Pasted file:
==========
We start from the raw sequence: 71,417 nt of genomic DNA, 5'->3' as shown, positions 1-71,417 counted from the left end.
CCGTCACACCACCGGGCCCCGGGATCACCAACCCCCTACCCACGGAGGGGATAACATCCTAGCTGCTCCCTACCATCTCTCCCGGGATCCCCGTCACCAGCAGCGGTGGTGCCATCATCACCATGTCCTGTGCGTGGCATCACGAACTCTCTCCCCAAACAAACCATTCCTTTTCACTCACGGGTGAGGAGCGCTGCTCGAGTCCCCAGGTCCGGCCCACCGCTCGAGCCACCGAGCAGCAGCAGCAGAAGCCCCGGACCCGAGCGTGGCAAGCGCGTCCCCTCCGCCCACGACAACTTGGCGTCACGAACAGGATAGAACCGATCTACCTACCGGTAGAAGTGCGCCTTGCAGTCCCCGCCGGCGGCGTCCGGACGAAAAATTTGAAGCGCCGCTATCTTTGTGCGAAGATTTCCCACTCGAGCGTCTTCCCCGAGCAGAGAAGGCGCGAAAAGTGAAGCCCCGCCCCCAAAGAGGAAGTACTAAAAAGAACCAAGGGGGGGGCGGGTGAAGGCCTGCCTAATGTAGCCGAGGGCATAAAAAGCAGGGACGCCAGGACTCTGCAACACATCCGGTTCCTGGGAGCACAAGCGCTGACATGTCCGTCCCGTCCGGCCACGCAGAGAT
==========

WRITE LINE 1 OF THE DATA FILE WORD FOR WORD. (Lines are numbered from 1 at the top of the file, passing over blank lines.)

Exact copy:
We start from the raw sequence: 71,417 nt of genomic DNA, 5'->3' as shown, positions 1-71,417 counted from the left end.